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I'm curious, if someone were to be floating out in space. Would they eventually be captured by the gravitational pull from another planet or sun. To be more specific the person isn't anywhere near said planet or sun they are just passing between them. My question, is there some sort of current in between planets or sun that can have the slightest effect on an object passing through?

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  • $\begingroup$ Being out in space isn't different, in terms of gravity, from being on Earth. You feel force from all the planets just standing on Earth ( see this question for info on that ). $\endgroup$ – StephenG Jul 19 '17 at 5:14
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    $\begingroup$ A good answer should probably have graphics, but loosely speaking everything in space orbits everything else. Not always an elliptical orbit but also parabolic or hyperbolic fly-by where the object is moving too be captured. I don't like to think of it as a current but if that works for you, that's fine. I like to think of it in terms of relative and tangential velocity and escape velocity. You plug in the numbers of relative velocity and you know which conic section to use. cseligman.com/text/history/ellipses.htm There's always some orbital effect. $\endgroup$ – userLTK Jul 19 '17 at 6:14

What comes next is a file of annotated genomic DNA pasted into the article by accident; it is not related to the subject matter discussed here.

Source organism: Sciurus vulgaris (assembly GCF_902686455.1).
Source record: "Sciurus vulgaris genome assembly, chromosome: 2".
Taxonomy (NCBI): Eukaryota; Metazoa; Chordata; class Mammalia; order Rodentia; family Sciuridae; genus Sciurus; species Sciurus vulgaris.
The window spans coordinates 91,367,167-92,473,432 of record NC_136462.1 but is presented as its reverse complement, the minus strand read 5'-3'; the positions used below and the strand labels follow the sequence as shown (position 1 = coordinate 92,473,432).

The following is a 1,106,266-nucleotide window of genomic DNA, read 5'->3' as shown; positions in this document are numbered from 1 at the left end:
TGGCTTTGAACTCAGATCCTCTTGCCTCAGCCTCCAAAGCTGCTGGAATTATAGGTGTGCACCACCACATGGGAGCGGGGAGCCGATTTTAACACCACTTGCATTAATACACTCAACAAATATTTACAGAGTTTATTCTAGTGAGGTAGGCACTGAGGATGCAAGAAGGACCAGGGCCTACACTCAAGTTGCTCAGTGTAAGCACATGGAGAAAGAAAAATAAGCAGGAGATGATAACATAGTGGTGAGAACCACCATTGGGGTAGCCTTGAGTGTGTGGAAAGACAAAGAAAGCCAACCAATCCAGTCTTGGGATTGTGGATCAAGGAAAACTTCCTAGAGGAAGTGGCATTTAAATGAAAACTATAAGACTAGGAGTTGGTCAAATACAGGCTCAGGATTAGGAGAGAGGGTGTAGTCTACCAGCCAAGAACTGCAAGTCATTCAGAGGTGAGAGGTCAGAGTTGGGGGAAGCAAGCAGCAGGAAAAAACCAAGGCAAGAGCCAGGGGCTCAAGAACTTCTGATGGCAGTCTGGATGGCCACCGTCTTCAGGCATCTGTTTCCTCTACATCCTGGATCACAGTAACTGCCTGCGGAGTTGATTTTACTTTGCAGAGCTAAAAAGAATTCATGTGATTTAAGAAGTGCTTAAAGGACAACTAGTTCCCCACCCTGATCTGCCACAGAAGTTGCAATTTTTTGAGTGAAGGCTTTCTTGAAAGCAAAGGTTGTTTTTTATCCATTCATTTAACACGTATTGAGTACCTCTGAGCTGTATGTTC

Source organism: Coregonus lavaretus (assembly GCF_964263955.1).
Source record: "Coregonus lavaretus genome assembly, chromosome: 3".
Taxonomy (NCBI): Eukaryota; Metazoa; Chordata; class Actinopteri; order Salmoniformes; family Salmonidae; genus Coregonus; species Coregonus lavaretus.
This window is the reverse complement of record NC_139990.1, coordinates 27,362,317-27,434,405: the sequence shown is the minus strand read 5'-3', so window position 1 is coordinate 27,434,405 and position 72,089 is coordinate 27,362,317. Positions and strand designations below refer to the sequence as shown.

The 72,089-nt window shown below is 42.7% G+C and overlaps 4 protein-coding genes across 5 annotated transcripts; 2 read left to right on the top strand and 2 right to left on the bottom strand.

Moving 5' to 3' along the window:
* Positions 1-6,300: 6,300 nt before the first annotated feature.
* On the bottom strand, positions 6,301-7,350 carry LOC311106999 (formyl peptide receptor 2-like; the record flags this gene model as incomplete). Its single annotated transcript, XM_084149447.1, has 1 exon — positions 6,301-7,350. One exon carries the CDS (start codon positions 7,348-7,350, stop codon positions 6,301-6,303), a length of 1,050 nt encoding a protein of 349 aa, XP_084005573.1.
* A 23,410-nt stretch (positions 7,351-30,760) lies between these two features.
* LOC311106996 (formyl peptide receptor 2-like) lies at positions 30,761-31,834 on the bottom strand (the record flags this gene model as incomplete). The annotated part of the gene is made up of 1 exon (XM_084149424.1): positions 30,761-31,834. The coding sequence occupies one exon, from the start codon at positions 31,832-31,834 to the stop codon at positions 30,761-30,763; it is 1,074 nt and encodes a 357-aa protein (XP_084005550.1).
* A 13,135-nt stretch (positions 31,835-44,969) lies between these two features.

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    $\begingroup$ You have a misconception about things "floating" in space. They are only floating in the same way that you would be floating inside a lift (elevator) if the cables were cut. $\endgroup$ – Rob Jeffries Jul 20 '17 at 19:26
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There are no currents.

It all depends on the initial speed of the object, and the distance to the sun and planets.

If it's moving pretty slowly initially, it will eventually get captured in a loop orbit around some planet or maybe around the sun.

If it's moving pretty fast initially, it will described a trajectory through the system and eventually leave, never to return.

This is no different from what happens to asteroids, comets, the planets themselves, etc. This is all the play of gravity. This is called orbital mechanics. It's part of what is popularly known as "rocket science".

There is an app called Universe Sandbox. Install it on your computer and play with some solar system simulations. Setup a simulation with a central star, and just one body near it. Launch the body with various speeds. See what happens. The various scenarios unfolding from there are the answer to your question.

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Any point in space feels the gravity of the whole observable universe around it.

If you are in the middle of nothing, then the gravitational field you measure can be incredibly low. But from small differences of mass and energy density throughout the (constantly moving) universe, it fluctuates, and drag you around in a direction or another, as long as you are mass or energy or spacetime.

If you are close to a massive object, on the other hand, then you are strongly bound to it by gravity, you will measure a strong field. Now if you have an equivalently massive object on the opposite of your position, gravity field is high, but the force you feel from is low in this place, because it annihilates (even with different mass bodies, this is what happens at Lagrangian point L1).

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